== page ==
U.S. charges pirates in death of cruisers

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The U.S. Justice Department charged 13 Somalis and one Yemeni with piracy and kidnapping in connection with the seizure and death last month of four Americans on a yacht in waters off the coast of Oman.

The 14 men were indicted by a federal grand jury on piracy, kidnapping and weapons charges and appeared this week before a U.S. magistrate in Norfolk, Va., Peter Carr, a spokesman for U.S. Attorney Neil MacBride, said in an interview with Bloomberg.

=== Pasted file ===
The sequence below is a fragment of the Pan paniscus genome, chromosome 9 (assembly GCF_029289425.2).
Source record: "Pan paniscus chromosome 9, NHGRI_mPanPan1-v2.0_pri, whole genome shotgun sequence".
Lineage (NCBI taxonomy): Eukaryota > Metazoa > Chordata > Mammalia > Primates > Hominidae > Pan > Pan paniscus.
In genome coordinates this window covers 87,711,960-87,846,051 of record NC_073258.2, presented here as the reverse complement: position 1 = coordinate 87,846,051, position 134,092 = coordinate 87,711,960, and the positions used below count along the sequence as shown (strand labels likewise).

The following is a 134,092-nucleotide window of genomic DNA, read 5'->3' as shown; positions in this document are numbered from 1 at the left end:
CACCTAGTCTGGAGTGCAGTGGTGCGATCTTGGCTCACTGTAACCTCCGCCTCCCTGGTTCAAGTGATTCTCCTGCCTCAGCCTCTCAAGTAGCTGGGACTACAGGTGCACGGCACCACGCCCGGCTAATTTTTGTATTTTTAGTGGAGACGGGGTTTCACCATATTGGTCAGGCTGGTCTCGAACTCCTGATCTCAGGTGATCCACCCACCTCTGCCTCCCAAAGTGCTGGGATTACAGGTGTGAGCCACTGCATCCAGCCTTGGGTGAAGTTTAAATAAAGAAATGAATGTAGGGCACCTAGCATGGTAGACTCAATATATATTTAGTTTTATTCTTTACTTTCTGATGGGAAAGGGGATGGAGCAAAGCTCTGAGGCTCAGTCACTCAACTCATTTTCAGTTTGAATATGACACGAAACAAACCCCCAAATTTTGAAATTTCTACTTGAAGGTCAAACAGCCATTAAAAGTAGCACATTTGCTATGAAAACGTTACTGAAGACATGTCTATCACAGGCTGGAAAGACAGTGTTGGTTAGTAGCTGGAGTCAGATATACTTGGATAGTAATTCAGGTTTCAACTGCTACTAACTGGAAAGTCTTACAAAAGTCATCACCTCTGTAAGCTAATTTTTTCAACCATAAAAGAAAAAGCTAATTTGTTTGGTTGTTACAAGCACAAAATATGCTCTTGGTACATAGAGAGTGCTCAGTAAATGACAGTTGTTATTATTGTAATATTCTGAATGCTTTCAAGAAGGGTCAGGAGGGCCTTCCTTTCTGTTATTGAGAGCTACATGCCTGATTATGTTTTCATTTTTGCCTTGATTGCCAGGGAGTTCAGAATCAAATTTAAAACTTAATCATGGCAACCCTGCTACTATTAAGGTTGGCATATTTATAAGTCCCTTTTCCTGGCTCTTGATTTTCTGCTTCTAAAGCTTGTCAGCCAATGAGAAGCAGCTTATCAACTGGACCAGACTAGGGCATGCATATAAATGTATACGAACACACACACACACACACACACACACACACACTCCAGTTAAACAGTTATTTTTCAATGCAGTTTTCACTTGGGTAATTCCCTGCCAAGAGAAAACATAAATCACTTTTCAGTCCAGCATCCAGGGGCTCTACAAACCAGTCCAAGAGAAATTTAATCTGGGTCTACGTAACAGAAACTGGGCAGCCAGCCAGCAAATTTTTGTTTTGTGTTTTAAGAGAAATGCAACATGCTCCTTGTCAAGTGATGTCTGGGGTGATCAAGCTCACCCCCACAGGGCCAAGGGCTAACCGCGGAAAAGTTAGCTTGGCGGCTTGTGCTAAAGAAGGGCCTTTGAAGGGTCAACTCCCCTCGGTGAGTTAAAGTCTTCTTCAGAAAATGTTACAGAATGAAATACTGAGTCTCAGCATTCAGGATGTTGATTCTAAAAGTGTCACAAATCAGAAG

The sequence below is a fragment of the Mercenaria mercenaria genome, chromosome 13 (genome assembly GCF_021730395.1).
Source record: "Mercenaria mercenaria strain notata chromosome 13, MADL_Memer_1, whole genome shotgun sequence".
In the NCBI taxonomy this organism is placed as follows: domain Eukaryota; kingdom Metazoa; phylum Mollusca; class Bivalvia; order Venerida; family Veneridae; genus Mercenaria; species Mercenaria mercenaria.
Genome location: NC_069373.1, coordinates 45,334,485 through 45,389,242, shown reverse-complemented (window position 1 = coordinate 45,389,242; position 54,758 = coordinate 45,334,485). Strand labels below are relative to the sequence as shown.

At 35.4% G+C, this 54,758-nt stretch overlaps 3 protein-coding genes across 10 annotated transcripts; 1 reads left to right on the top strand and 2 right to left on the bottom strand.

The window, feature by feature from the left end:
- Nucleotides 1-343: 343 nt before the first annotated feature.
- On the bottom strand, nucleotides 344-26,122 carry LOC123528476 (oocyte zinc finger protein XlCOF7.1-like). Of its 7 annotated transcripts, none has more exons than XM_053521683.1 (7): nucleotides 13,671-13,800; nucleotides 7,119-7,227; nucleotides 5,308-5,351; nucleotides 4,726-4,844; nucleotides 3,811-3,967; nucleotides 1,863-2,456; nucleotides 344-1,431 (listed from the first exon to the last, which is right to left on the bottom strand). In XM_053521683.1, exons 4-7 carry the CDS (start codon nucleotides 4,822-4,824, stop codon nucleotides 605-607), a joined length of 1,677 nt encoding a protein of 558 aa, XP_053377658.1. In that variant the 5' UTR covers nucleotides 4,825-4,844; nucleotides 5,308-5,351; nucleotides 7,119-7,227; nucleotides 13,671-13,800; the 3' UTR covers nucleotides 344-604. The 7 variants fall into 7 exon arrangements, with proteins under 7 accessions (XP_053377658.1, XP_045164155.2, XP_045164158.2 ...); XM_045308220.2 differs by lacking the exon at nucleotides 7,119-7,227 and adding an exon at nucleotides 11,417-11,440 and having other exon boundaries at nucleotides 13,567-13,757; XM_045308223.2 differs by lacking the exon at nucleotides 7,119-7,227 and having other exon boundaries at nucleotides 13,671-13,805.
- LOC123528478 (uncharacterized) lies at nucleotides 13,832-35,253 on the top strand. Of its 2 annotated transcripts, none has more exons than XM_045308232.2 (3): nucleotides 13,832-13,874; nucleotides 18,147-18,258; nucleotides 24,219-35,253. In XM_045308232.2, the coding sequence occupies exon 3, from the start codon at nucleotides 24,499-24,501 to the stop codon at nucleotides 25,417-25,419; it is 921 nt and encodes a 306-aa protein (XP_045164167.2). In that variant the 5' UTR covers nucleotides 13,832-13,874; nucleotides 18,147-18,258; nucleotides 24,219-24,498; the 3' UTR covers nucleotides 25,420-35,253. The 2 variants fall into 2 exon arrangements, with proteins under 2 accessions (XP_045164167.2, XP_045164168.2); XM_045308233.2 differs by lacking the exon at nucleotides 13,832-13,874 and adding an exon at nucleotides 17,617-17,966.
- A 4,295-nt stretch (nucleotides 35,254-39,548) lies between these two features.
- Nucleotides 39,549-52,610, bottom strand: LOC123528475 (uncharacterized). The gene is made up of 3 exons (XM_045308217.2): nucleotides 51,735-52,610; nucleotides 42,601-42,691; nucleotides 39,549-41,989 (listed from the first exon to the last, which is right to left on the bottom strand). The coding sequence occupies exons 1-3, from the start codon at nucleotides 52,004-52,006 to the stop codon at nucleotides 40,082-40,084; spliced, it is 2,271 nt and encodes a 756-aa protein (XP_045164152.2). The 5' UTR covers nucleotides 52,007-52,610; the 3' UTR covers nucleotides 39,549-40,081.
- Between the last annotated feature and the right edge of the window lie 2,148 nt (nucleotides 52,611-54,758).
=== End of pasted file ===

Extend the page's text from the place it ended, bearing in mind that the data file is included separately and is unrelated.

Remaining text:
A detention hearing for the defendants is scheduled for March 15, Carr said.

The Americans aboard the Quest were Scott and Jean Adam of Marina del Rey, Calif., who owned the yacht, and Phyllis Macay and Bob Riggle of Washington state.

"These 14 men are alleged to have been willing to do anything, including killing their hostages, in a vain attempt to obtain ransom," Janice Fedarcyk, the FBI's assistant director-in-charge of the New York field office, said in a statement. "It is a crime against the international community, a form of terrorism on the high seas."

The defendants face mandatory life sentences if convicted of the piracy or kidnapping charge, according to the Justice Department. The weapons charge has a mandatory minimum sentence of 30 years, Bloomberg reported.

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